April 11, 2021

How Would You Define Salvation?

man praying Salvation, in modern times, has the tendency to be boiled down to a simple transaction. Read this, hear this, pray this and “Congratulations, you’re saved,” or have some sort of “fire insurance.” I believe that this is a lot of the problem in contemporary Christianity– that we have people that pray a prayer or say some words and come away thinking that’s what it means to be saved when there’s much more than that.

Now, before you think I’ve lost it, hang with me.

What is Salvation

Salvation is a change in who a person is. Paul talks about a transformation from death unto life. It’s not only a change in one’s destination, but a change in the very fiber of their being. That change is what is important– much more important– than prayer or baptism.

Give Me Some Examples

Well, look at Cornelius– Peter goes to visit these Gentiles and as he’s preaching the Gospel the Holy Spirit comes down on them and they start speaking in tongues. Correct me if I’m wrong but there’s no prayer said, and they hadn’t been physically baptized in water yet.

At BJU I had two different experiences that point to this. One was my hall leader (RA) for my senior year. His salvation testimony included a sermon and he got out of the aisle to walk forward, but he believes that he was saved at that moment, not when he prayed a moment later. And then there was the guy in my literary society that, as a junior at BJU, said he was just then saved, even though he “prayed the prayer a long time ago.”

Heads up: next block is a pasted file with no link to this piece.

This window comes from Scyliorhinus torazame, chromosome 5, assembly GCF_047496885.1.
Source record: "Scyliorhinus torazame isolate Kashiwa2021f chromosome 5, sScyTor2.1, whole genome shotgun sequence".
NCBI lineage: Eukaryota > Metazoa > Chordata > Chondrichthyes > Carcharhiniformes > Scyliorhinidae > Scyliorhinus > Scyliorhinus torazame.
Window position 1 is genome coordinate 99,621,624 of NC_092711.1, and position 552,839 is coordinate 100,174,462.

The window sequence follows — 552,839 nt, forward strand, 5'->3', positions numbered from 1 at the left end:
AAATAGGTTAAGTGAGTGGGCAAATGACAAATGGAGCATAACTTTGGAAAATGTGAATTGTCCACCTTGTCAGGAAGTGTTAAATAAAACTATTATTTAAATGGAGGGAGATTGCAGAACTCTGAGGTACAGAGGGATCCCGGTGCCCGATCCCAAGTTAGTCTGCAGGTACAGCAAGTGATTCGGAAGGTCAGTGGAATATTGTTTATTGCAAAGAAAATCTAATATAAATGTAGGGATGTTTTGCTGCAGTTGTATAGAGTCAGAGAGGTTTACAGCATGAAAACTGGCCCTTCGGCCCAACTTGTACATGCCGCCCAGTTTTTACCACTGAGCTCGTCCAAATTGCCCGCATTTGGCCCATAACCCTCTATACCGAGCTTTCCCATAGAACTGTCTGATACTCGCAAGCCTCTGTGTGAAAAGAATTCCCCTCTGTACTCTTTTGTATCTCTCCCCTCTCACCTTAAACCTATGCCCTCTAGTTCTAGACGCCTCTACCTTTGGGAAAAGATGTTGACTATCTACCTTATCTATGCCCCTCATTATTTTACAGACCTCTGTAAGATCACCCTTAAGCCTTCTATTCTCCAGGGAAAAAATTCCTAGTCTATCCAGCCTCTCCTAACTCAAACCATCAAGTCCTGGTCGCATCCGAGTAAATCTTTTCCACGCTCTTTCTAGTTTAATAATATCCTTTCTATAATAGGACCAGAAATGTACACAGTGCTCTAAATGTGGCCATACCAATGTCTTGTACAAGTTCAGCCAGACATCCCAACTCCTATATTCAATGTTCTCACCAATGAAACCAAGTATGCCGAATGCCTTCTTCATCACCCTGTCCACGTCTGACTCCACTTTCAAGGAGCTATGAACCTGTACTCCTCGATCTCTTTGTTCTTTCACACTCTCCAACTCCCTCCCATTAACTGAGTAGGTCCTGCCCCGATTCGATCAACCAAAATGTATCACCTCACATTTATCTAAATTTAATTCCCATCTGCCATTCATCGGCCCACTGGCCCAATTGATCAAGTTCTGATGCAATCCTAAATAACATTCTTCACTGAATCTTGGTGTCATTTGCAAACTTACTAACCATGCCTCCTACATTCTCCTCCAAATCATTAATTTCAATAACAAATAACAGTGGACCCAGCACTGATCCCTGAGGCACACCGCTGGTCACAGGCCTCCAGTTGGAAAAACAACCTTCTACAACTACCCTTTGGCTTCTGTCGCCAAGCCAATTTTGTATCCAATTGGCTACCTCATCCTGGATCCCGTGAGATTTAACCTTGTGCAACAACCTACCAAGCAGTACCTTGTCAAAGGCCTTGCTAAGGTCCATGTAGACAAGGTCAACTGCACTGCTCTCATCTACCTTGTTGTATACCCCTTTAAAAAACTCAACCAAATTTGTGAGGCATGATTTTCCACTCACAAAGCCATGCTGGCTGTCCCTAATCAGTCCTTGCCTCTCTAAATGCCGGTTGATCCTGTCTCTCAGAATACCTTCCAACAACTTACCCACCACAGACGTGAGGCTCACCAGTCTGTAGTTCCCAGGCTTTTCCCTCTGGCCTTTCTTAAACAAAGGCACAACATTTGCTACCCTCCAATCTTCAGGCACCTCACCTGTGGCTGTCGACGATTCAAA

The Problem of the Prayer

I think that we are actually hurting people by focusing on the prayer instead of the relationship. That is, in reality, what God is calling us to– a relationship with Him. If we read Paul’s letters, we see him encouraging the brethren to work out their faith with fear and trembling. This sounds much more like Paul was telling believers to check themselves against the scriptures to “make their election sure” rather than the current sermons that tell us to frame the exact time and date where we “prayed the prayer” to ally our doubt.

I would encourage you to check your own heart, your own desire for the things of God– and regardless as to whether you’ve prayed the prayer see how your relationship is with God and, if you’re away from Him, get it right!

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7 thoughts on “How Would You Define Salvation?

  1. Yes, I am sure your understanding is closer to what Jesus and Paul meant by salvation than the people who see it as mainly a ticket to heaven.

  2. The sad part is that we have a group of people that may not be saved, but they’ve “prayed the prayer” and far be it for anyone to suggest that they may not be saved even though they show no desire for the things of God or serving Him.

  3. I liked this post very much and agree that just “talking the talk” is no where near enough, we must also “walk the walk”.
    “The change” is important, if we do not change in our salvatoin, it is only a change by mouth, and not a change by faith or in our hearts.

  4. I know people don’t like to use this term, but it is Biblical, salvation is truly a new birth.

    Personally, I was never with anyone who shared the gospel with me, never prayed any prayer, I was just looking for Truth (in the right place) and when I got it, I was different. Everything’s been different since.

  5. I think the “fire insurance” is kinda like modern-day gnosticism. It’s all about the head–it’s about what happens after your head gets on straight. 🙂

  6. What scares me in working with the youth in my church is how many of them believe in their head that they are saved, and yet if they don’t exhibit any fruit they are not concerned. They can point back to the prayer and say “that’s all I need to do.”

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